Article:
Preparing for the Interview
Wait for the USCIS to schedule your interview. USCIS will send you an appointment letter, which will tell you the date, time, and place of your interview. If you absolutely cannot go to the interview, follow the rescheduling instructions in the letter immediately.
While the USCIS is conducting your background check, it may request additional documents before it schedules your interview. If so, it will send you a letter telling you what it needs and where to send it.
Try to arrive at least 15 - 20 minutes before the appointment. Do NOT be late or skip it altogether.
The interviewer will ask you questions about your background and N-400 application, and test your English skills and your knowledge of U.S. civics.
1. Bring your Permanent Resident Card, your official photo identification, and your original interview appointment letter. Bring additional documents if the USCIS asks for them.
2. During the interview, the USCIS officer will:
- Ask to see your identification and place you under oath.
- Ask you questions about your application and background.
- Assess how well you speak and understand English through the whole interview.
- To test your reading ability, the interviewer will present three sentences and ask you to read them.
- To test your ability to write English, you will be asked to write one out of three sentences.
- Ask you 10 civics questions. You must answer 6 correctly to pass.
3. Based on all the information you provide and your exams, USCIS will grant your application, continue your application, or deny your application.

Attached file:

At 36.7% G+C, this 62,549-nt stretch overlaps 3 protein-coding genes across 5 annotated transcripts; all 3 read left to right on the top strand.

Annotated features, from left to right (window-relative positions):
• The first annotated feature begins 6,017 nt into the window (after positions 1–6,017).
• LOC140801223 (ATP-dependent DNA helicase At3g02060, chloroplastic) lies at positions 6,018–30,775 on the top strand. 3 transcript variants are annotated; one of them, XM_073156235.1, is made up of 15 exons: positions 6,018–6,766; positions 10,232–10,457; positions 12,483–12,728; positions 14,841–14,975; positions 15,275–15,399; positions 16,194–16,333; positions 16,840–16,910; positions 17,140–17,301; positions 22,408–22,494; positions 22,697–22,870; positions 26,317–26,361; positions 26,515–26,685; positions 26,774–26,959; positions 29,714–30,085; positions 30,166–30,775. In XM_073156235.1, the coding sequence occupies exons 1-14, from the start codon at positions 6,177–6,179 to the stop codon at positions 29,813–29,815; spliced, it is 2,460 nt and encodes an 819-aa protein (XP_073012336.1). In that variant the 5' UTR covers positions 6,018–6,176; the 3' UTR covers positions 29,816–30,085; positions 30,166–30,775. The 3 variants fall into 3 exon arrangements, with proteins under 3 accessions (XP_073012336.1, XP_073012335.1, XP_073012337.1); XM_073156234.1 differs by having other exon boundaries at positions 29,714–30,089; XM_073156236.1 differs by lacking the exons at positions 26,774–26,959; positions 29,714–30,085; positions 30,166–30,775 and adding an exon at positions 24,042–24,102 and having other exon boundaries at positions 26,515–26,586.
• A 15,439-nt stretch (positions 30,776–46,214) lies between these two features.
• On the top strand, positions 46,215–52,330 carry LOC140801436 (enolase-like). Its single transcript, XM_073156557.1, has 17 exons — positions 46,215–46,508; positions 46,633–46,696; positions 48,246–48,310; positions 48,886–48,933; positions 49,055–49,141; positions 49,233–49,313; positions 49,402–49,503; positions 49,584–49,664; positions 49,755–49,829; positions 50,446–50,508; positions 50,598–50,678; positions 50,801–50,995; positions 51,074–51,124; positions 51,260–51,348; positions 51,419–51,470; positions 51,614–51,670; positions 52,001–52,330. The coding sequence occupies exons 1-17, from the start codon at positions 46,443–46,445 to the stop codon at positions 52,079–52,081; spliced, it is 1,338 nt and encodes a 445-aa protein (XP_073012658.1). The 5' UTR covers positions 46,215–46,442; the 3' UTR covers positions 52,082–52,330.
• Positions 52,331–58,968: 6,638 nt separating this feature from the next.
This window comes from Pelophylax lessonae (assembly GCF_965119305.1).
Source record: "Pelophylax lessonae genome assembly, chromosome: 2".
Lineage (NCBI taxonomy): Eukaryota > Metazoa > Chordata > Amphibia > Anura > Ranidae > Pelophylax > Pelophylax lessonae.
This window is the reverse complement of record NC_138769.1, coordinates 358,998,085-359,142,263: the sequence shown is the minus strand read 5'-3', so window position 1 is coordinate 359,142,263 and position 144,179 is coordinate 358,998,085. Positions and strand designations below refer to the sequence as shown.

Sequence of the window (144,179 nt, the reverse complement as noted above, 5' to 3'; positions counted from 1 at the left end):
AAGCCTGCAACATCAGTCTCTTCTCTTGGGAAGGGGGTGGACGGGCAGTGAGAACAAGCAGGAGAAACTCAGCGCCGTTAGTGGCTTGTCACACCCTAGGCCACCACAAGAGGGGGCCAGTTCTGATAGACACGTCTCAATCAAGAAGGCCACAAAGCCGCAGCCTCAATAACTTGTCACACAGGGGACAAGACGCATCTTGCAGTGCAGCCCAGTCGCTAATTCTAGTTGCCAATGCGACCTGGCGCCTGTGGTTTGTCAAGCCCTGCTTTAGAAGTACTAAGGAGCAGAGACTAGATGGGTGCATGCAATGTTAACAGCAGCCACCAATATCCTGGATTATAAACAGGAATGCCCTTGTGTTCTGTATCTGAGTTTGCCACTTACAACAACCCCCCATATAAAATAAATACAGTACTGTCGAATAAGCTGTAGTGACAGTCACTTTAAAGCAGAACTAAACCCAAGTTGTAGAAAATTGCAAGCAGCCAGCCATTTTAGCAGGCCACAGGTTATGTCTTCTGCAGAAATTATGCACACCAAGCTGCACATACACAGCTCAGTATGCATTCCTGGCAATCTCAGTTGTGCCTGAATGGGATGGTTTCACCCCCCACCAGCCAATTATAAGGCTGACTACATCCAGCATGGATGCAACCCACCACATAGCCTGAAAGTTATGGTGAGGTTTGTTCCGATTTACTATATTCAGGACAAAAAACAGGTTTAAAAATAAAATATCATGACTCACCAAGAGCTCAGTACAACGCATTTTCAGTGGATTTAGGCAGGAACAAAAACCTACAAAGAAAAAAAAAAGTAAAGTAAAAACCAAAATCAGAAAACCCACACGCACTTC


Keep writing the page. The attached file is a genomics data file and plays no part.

- Granting. USCIS will tell you if you will receive citizenship at the end of your interview. You will receive a letter in the mail telling you when and where your oath ceremony is.
- Continuing. The USCIS officer may "continue" your application, which means placing it on hold. The most common reasons for this hold are:
- Test. If you fail all or parts of either test, USCIS will reschedule you for another interview. The officer will then test you again on the part you failed. If you fail a second time, USCIS will deny your application.
- Documents. If you fail to provide required information or documents, USCIS will give you a form (Form N-14) that explains what you need to supply, and when and how to provide it. If you do not follow the instructions, your application may be denied.
- Denying. USCIS may also reject your application. If it does, you will receive a written notice telling you the reasons why.
- Request for a hearing. If the decision in your naturalization proceedings is unfavorable you may submit a request for a hearing (Form N-336). You must file your request for a hearing within 30 calendar days after the decision (33 days if your decision was mailed) with the local USCIS office that made the unfavorable decision. The filing fee for Form N-336 is $605.